Public spending plays a key role in the economic growth and development of most developing economies. This book analyses revenues, policy, and administration of Domestic Resource Mobilization (DRM) in developing countries. It provides a broad landscape of practical examples, drawing from lessons learned in World Bank operations across Global Practices over the past several decades. It should be thought of as a starting point for a more comprehensive research agenda rather than a complete inventory itself. This book reviews the trends in tax revenue collection in developing countries. It provides an overview of efforts to close the revenue gap, many of which have been supported by World Bank operations. The book reviews the special challenges facing low income countries, which have traditionally relied on indirect revenues in the context of limited formalization of their economies. An overview of tax policy and administration reform programs is presented, with an overview of outstanding issues that will shape the policy agenda in years ahead.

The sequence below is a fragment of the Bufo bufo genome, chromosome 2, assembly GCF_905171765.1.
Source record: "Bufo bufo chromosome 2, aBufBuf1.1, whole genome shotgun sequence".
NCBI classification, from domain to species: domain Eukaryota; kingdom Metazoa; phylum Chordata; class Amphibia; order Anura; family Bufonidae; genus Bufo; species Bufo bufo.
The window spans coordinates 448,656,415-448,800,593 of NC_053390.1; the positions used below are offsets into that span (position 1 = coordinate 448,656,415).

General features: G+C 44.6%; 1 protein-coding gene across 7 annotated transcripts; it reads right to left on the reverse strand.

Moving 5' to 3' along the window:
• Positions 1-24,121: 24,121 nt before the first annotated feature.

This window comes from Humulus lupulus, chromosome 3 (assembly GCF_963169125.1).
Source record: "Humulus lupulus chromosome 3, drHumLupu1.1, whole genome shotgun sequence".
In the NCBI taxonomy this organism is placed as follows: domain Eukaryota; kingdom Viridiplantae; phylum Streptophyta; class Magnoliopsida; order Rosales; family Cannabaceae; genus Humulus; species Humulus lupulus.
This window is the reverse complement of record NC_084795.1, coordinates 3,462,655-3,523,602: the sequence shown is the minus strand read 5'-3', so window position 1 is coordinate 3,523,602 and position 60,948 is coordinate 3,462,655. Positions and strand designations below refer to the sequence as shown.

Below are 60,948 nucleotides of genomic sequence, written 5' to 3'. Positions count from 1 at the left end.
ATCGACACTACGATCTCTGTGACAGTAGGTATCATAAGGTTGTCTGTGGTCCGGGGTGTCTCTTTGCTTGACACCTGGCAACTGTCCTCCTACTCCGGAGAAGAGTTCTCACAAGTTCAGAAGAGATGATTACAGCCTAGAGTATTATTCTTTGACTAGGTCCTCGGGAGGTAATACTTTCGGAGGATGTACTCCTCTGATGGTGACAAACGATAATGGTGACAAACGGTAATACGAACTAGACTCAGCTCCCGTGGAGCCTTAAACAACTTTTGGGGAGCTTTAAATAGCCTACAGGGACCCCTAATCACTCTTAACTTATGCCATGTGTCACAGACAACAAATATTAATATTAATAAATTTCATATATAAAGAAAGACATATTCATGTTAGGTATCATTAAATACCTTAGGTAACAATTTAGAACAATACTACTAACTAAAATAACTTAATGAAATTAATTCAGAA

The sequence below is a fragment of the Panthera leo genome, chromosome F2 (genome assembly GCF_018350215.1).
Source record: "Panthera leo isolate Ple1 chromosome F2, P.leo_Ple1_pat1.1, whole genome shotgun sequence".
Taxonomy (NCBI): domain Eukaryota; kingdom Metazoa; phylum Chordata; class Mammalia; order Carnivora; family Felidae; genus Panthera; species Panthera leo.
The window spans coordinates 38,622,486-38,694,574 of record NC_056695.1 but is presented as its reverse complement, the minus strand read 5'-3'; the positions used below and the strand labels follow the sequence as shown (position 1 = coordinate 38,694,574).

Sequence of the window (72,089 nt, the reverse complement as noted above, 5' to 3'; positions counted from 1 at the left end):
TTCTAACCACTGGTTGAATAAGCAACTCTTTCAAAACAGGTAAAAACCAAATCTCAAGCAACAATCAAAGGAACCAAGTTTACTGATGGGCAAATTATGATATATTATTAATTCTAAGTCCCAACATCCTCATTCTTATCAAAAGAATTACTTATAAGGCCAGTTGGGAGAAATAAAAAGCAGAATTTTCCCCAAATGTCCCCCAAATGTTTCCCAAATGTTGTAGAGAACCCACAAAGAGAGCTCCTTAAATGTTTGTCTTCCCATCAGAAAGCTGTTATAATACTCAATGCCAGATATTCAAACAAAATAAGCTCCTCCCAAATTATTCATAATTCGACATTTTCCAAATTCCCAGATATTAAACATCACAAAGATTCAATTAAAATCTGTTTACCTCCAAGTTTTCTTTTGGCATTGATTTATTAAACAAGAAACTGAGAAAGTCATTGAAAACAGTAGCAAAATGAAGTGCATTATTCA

The World Bank came into formal existence in 1945 following the international ratification of the Bretton Woods agreements. It is a vital source of financial and technical assistance to developing countries around the world. The organization's activities are focused on education, health, agriculture and rural development, environmental protection, establishing and enforcing regulations, infrastructure development, governance and legal institutions development. The World Bank is made up of two unique development institutions owned by its 185 Member Countries. The International Bank for Reconstruction and Development (IBRD) focuses on middle income and creditworthy poor countries and the International Development Association (IDA), which focuses on the poorest countries in the world.